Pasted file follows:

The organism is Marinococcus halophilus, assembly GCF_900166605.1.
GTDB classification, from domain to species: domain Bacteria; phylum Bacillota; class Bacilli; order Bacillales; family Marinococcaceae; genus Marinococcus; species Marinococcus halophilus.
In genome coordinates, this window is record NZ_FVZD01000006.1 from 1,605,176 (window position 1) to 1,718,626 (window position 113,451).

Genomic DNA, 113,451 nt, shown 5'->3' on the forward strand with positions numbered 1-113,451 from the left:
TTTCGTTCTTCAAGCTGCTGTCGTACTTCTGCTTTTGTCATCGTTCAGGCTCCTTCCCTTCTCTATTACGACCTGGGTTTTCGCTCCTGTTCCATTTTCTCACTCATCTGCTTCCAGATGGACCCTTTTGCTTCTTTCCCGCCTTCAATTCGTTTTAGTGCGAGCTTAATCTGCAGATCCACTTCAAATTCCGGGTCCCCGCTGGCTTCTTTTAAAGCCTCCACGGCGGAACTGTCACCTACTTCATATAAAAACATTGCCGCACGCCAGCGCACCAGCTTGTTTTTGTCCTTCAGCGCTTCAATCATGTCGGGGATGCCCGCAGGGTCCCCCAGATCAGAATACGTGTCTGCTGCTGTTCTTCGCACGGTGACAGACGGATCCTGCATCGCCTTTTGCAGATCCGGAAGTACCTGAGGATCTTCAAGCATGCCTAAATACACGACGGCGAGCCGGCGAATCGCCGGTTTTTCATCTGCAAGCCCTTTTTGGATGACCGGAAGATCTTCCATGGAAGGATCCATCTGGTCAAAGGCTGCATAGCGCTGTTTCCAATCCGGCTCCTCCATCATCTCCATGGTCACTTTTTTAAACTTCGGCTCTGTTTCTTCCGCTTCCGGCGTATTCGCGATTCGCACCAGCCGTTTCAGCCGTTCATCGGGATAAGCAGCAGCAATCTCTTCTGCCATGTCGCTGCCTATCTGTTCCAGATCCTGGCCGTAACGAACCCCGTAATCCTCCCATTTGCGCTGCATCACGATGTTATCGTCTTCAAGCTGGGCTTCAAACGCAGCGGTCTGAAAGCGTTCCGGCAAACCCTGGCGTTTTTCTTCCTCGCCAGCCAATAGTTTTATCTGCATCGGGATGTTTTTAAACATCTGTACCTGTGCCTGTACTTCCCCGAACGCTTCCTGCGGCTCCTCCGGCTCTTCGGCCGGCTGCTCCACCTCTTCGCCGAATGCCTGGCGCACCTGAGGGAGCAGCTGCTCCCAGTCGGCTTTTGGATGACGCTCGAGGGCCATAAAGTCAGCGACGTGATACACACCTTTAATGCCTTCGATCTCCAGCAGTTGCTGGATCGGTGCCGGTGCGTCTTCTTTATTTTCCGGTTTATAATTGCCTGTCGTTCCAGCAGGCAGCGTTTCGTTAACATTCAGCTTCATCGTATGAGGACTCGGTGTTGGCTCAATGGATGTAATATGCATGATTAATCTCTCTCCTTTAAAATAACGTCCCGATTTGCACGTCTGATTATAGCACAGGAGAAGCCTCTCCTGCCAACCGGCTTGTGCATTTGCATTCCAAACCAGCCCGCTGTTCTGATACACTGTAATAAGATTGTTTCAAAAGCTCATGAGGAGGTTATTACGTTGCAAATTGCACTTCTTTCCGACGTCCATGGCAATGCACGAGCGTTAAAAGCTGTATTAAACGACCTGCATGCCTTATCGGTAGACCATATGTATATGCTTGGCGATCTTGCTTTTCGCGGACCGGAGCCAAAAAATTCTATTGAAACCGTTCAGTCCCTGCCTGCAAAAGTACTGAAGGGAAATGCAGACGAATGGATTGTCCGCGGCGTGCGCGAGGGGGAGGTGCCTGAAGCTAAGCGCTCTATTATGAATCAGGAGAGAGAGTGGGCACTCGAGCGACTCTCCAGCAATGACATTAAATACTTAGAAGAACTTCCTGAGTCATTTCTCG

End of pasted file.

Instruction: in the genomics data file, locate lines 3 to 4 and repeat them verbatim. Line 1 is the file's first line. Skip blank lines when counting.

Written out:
In genome coordinates, this window is record NZ_FVZD01000006.1 from 1,605,176 (window position 1) to 1,718,626 (window position 113,451).

Genomic DNA, 113,451 nt, shown 5'->3' on the forward strand with positions numbered 1-113,451 from the left: